Friday, 19 June 2015

A flash of brilliance

How lucky am I - two birding/wildlife trips on consecutive days. Today Phil Sharp and I went to Old Lodge nature reserve, in Ashdown Forest. Now, I'm sure I've been here before, some years ago, but nothing about the place seemed familiar. We drove down across lovely open heathland, and Phil pointed out where last year's Short-toed Eagle (which everyone except me went to see) had hung out.  No Short-toed Eagles were to show up today but something just as good (IMHO) did.

In the car park, a cute baby Rabbit grazed, and eyed me anxiously as I took its photo through the car window.

Old Lodge is heathland and pinewood with some pools and a stream in the deep valley that runs down its centre. It is home to various birds that are generally not easy to find in the south-east. In particular, it is well known for its Common Redstarts. Within moments of arrival we had seen several, including fledged young.

Some of the Redstarts. Though numerous they were not very approachable for us - I'd like to have another try, maybe in spring.

We also found a family of Great Spotted Woodpeckers along this upper, wooded path. Here's one of the juveniles.

In a more open area, we spotted a dark, large-looking dragonfly whizzing about, our first of the day. It pitched down in the heather some way off and we went in search, hoping it might be a Golden-ringed (one of the local specialities). Phil spotted the settled dragon first, and said in surprised and slightly awed tones, 'It's a Brilliant Emerald'. My response was an undignified squeal of joy. The next 20 minutes or so involved us edging closer and closer to the resting female dragon which, being teneral, was quite OK about this and let us get close enough for frame-fillers from several angles.

We were both jubilant at enjoying such wonderful view of this dragon, one of the most beautiful odonates I've ever seen. Brilliant Emeralds are, on a national level, one of our rarest dragonflies, occurring only in the south-east of England and the north of Scotland. They occur at Thursley and I had what I put down as a 'probable' there flying over the Moat a couple of years ago, but having seen this indisputable one at close range I'm now a bit doubtful about the Thursley sighting. Though often spoken of in the same breath as Downy Emerald it gives a very different impression to that species.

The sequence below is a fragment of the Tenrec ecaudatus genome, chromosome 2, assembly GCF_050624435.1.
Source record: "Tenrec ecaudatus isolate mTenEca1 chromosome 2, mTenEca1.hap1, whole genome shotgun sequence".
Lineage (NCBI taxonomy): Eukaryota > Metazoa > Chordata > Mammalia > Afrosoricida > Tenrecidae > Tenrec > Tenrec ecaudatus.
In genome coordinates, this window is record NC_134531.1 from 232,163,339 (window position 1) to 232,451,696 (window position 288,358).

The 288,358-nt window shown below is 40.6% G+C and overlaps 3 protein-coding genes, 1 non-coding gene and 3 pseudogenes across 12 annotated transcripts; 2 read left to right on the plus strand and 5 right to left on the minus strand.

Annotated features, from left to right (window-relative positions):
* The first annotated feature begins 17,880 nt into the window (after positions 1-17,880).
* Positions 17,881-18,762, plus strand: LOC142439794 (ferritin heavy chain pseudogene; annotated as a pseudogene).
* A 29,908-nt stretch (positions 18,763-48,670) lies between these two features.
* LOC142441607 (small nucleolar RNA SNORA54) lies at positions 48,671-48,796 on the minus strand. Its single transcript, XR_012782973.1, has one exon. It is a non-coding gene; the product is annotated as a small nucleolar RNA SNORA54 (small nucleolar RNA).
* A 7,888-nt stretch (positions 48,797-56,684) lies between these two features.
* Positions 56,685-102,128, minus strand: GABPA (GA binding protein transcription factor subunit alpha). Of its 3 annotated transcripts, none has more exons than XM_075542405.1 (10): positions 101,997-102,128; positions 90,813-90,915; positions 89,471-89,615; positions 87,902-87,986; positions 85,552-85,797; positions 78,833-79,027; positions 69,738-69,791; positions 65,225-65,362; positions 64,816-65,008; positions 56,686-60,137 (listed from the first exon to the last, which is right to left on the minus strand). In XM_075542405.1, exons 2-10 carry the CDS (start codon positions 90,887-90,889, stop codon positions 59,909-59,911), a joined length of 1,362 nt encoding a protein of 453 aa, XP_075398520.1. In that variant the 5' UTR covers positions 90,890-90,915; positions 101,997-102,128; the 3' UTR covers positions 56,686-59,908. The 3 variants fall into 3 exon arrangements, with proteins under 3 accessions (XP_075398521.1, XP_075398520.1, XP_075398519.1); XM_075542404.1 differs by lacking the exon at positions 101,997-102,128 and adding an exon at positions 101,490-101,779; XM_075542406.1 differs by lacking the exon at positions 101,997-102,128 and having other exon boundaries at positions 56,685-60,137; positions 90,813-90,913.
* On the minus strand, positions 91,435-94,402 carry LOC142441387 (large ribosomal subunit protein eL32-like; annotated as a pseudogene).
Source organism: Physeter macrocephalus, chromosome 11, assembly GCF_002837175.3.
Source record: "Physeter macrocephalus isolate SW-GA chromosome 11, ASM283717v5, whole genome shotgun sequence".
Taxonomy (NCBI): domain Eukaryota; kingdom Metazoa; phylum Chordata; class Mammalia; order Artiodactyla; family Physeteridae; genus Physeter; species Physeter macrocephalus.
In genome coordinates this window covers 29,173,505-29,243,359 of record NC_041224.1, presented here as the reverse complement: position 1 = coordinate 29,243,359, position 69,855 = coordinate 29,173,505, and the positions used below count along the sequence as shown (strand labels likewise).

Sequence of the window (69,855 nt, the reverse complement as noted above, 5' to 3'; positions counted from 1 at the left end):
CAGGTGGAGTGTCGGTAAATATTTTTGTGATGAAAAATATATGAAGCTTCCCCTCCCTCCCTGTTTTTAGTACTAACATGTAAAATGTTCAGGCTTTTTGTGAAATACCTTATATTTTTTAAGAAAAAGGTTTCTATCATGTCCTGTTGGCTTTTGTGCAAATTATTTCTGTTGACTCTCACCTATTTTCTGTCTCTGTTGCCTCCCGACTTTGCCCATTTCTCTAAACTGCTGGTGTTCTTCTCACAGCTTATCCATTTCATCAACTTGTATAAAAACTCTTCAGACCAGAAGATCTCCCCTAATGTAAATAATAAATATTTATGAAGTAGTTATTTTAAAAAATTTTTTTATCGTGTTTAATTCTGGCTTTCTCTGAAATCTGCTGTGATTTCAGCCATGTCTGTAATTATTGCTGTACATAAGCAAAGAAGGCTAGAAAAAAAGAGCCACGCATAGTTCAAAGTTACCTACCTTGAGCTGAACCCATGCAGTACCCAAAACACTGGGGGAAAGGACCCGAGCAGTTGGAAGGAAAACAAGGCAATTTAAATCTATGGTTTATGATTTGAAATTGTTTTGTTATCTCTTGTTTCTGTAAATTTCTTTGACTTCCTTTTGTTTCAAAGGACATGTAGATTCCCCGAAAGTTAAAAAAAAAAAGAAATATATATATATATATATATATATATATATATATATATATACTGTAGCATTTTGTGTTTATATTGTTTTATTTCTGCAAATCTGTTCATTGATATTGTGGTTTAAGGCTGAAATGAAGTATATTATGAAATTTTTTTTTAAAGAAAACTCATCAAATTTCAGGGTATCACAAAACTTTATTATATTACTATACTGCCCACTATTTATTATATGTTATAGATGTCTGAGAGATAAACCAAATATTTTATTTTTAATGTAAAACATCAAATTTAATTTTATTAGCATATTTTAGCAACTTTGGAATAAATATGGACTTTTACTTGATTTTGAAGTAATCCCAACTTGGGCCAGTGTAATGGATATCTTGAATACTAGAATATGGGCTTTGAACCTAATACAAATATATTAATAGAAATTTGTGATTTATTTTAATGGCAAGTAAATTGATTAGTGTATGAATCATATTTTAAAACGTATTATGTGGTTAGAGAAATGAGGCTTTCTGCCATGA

We carried on the upper path, having fleeting views of Woodlark as well as more Redstarts, and an impossibly high circling Buzzard. Then the path headed down a steep slope, through light woodland where we saw Treecreeper, Bullfinches and Song Thrushes. Then things opened out again and we reached a few small pools on the hillside that looked very Odonata-friendly.

We soon found a fine male Broad-bodied Chaser and several Four-spotted Chasers. Around the margins of the pools were Common Blue and Large Red damsels.

 Patrolling the lushest-looking of the little ponds was this superb male Emperor Dragonfly. He was taking occasional breathers in the waterside sedges but most of the time he was zooming up and down over the pool, chasing the chasers. Now and then a female would show up, whereupon he rushed up to her and the pair would have a brief, frantic mid-air copulation, and then she would zoom off again and he would resume his patrolling/resting schedule.